Since John Hughes revolutionised the teen movie in the Eighties with a slew of classic high school-set comedies, the teen movie became a specific genre of its own that many have tried to master but failed miserably. Every few years, a film comes along and forces its way into the canon: Clueless, 10 Things I Hate About You, Mean Girls, Superbad, Easy A. Instantly joining this prestigious company is Kelly Fremon Craig’s edgy debut The Edge of Seventeen, a funny and angsty portrayal of teenage life that will be painfully familiar to anyone who’s ever been a teen.
The film stars Hailee Steinfeld as Nadine, a socially awkward high school junior struggling to find her place in life. Her beloved father died a couple of years ago, leaving her alone with a mother (Kyra Sedgwick) who doesn’t seem to get her and a brother, the popular, handsome Darian (Blake Jenner), who she can’t stand. She finds solace Krista (Haley Lu Richardson), her best friend and seemingly the only person who will indulge Nadine’s snarky self-loathing.
When Nadine walks in on Krista in bed with Darian, she reacts in the most immature way possible and gives her friend an ultimatum – him or me – that doesn’t end particularly well. Nadine begins to spiral and, without her best friend and with family relationships even more fractious than usual, she has nowhere to turn. Believing herself too wise beyond her years to mix with her peers, Nadine finds a confidante in her brilliantly sardonic teacher Mr Bruner (Woody Harrelson), who matches her eye-rolling sarcasm at every turn.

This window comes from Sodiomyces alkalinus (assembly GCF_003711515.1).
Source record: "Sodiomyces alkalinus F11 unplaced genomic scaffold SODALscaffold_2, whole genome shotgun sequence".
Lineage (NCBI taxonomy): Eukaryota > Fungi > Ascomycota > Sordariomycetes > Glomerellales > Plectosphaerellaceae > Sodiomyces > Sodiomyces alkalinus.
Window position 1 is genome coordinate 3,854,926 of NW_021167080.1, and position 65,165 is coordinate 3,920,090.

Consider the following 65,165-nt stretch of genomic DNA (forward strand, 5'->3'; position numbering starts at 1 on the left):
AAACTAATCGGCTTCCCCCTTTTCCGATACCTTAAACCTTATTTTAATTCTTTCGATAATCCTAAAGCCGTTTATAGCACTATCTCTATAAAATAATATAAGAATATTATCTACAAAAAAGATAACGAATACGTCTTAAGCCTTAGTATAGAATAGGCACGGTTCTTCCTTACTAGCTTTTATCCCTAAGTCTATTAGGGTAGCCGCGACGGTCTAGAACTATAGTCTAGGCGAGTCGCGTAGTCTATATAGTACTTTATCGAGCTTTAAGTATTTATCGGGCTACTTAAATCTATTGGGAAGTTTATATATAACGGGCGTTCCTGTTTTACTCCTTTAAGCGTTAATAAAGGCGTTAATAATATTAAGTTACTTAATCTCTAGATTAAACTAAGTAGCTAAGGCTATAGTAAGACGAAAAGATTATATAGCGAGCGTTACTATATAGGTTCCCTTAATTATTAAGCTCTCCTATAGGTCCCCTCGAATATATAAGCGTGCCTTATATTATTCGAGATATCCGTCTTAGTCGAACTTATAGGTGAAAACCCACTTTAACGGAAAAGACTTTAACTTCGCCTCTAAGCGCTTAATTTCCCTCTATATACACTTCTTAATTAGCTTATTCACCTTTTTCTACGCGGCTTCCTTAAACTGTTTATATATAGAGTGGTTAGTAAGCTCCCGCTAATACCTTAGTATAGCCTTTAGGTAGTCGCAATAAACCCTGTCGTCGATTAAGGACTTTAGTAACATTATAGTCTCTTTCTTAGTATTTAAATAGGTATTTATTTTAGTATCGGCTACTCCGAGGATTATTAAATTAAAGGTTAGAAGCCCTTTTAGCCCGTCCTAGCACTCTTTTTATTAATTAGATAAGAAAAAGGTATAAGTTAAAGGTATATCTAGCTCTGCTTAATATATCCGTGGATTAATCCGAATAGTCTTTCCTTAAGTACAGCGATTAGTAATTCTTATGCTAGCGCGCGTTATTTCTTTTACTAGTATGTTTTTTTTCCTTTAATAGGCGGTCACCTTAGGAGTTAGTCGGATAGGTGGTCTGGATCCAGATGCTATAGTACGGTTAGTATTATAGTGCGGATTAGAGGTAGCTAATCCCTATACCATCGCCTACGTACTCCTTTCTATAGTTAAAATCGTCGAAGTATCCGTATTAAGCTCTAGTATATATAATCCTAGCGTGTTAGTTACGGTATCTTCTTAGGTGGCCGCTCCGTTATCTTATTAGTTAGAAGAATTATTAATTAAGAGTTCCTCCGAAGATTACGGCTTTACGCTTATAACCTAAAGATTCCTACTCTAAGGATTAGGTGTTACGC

The plot here could have easily been a whistle stop tour of all the old teen movie clichés: Nadine even refuses to pick up on the romantic advances of the sweetly awkward Erwin (Hayden Szeto) in favour of making a move on the school bad boy. But there’s an honesty to everything that happens here that elevates it above the genre norm, providing a startlingly truthful exploration of teenage angst and social anxiety while touching on more serious mental health issues. Seeing Nadine berate herself in the bathroom at a party for being weird is just one of the many small moments here that perfectly encapsulates that feeling of hopeless awkwardness and insecurity that can consume teens.
Hailee Steinfeld – who scored an Oscar nomination at the age of fourteen for the Coens’ True Grit – is given the tricky task of making us root for a character who could’ve been very difficult to like. She proves to be more than up to the task, conveying the various sides of Nadine’s confused personality with a natural charisma and deft comic timing. Nadine’s outward demeanour is tough and cynical, using her wit and verbal dexterity to mask a deep vulnerability, though not necessarily just from others. At times she acts that way around herself, like she’s trying to convince herself of her own bravado, as if that’s who she wants to be rather than who she actually is.
Craig’s whip-smart script immerses us in Nadine’s self-absorption to the point that when other characters reveal more of themselves, it’s as surprising to us as it is to her. She is so wrapped up in herself that she can’t believe anyone would be any different to how she perceives them, but everyone in her life upends those expectations in some small way. Could Erwin have friends and interests away from her? Is it possible that maybe Darian has struggles of his own beneath that admittedly smug exterior? Of course, but it takes Nadine far too long to realise, leading to some painfully honest scenes but ultimately a hopeful ending.
The Edge of Seventeen feels like a strikingly accurate portrait of teenage life – a time where everything feels like it’s life-or-death – and it conveys that feeling with both humour and sensitivity. It does what every good teen movie should do but with a fresh, insightful twist, all of it anchored by a performance from Hailee Steinfeld that confirms her as one of the most exciting young talents around.